1. “Not Quite Hollywood: The Wild, Untold Story of Ozploitation!”
There is no such thing as a guilty pleasure. Not in my world. I just don’t believe in that phrase, and in fact, it suggests to me an insecurity about what other people think of your opinion. I’m not guilty about the films that give me pleasure. I see so many films every year that when I like one, I like it. Period. Spending time worrying about whether it’s a “guilty pleasure” or not seems silly. I have a real affinity for exploitation trash, and at its best, I think the pleasures it offers are as substantive as the most slickly-produced Hollywood “prestige picture,” and in many cases, more so.
When I sat down to watch Mark Hartley’s absolutely amazing “Not Quite Hollywood,” I was expecting a bunch of good clips from Australian exploitation films, and little else. Instead, what I got was a reminder of why I was first drawn to the idea of filmmaking in the first place, the raw energy of it, the desire to muscle these ideas in my head up onto a movie screen using brute force. More than anything I can remember seeing recently, “NQH” is absolutely drunk on sheer love of moviemaking. You watch the stuntmen in this film and the insane things they did for various filmmakers, and it’s a wonder anyone survived the ’70s in Australia. There’s a reason “Mad Max” and “The Road Warrior” happened there… they are tied inexorably to the overall environment in which everyone was making movies. Where else would you find those roads and those stuntmen and that sort of abandon?
It’s fascinating to watch the evolution of the Australian film industry from the early early days to what it is now, and how many of the major A-list players got their start making this sort of no-budget madness. More than that, though, there’s a sensibility that evolved that is absolutely still present in the work of, say, Baz Luhrmann or George Miller, although it’s obviously evolved somewhat. I admire the fact that none of these people feel any guilt about their own work in the past. No one interviewed here seems to feel like these are the movies they’d rather forget. They seem to (rightfully) feel real pride over what they did, and they should. Hartley’s film should kick off a new appreciation of the variety and the wit of Ozploitation, and I hope people go digging to uncover as many of these movies for home video as they can.
One experience I had recently sums up just how much the people who made these films still look fondly on the work they did. When I was coming back from London, I was flying business class, and I ended up in a middle section on this Air France jumbo jet, along with a couple. They were all lovey-dovey, obviously more interested in each other than anything else going on, and I did my best to tune them out. I had my laptop open, and I was writing a few reviews while I was watching a film. When dinner service began, I took my headphones off, and the woman sitting next to me asked about the reviews. I explained that I write about films, and we started talking about movies. Just general stuff at first, but then she told me how she used to be in films, years ago. She said she was married to John Denver for a while, and she’d ended up more involved in music than anything, but at the start of her career, she’d made several films in Australia. She said she’d been in John Duigan’s first film and did I know who he was? Of course. I told her that Australian film had been on my mind recently because of this great documentary I saw, and before I could tell her the title, she said, “Oh, I’m in that.”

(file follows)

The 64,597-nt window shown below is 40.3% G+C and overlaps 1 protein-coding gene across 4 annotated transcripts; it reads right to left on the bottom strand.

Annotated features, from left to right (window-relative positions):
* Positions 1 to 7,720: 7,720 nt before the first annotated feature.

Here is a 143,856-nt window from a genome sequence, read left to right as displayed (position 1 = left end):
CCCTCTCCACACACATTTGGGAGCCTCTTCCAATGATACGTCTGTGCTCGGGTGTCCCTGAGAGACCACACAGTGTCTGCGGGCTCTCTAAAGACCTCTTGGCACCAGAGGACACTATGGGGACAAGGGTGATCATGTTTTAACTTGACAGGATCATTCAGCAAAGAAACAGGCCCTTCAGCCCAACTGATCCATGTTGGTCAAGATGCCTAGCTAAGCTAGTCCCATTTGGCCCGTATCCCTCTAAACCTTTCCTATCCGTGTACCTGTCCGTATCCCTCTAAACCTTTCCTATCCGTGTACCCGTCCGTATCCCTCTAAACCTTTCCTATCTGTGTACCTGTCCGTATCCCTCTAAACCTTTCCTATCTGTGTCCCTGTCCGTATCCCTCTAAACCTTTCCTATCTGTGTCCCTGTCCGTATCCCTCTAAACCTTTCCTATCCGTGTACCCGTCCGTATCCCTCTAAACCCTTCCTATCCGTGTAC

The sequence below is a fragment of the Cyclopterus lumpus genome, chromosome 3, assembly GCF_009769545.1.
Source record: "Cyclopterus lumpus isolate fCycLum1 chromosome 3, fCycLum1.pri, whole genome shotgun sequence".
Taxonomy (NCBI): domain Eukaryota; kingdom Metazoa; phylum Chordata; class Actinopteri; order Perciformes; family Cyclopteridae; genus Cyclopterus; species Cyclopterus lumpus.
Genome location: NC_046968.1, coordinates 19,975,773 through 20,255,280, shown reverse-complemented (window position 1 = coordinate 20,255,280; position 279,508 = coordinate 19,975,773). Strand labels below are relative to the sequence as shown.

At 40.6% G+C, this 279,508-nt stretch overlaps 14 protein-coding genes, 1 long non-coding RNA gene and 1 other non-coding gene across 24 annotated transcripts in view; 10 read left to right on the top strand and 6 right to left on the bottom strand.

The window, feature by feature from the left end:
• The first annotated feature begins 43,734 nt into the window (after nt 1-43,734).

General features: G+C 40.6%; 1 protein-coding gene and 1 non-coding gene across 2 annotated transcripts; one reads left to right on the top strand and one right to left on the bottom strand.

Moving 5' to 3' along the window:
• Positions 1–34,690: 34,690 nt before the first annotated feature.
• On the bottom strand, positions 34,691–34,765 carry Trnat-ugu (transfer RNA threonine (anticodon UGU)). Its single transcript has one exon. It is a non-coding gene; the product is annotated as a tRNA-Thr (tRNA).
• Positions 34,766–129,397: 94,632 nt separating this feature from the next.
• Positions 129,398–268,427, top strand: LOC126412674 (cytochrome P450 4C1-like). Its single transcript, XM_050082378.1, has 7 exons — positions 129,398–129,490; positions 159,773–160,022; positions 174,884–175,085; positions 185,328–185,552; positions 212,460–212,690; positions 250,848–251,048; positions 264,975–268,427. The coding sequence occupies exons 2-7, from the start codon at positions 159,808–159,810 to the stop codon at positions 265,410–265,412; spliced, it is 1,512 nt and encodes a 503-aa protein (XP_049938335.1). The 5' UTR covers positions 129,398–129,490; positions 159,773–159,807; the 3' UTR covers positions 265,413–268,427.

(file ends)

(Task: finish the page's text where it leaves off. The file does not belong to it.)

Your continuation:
“You’re in ‘Not Quite Hollywood’?”
“Yes. They interviewed me for it, and one of my movies is in there.”
“Oh, that’s awesome. Which film?”
“Do you remember the movie called ‘Fair Game’?” she asked.
And without meaning to, I loudly blurted, “OHMYGOD YOU WERE THE NAKED CHICK TIED TO THE FRONT OF THE CAR!”
Ignoring her fiancee’s puzzled look, she exclaimed, “YEAH! THAT WAS ME!”
And seriously… not a moment of hesitation. Cassandra Delaney (I had to figure it out later, since I didn’t catch her name on the plane) was as proud of the film sitting on that airplane 20 years after it came out as she was of it when it was released, I’m sure, and she’s right. With the way video works now, these films are still brand-new to a lot of viewers, and guys like Mark Hartley are doing their part to give them a second life that they so richly deserve. In terms of pure joy, this film ranks second only to “The Good The Bad And The Weird” for me in 2008, and I hope you all check the movie out when Magnolia Films rolls it out in the spring of 2009.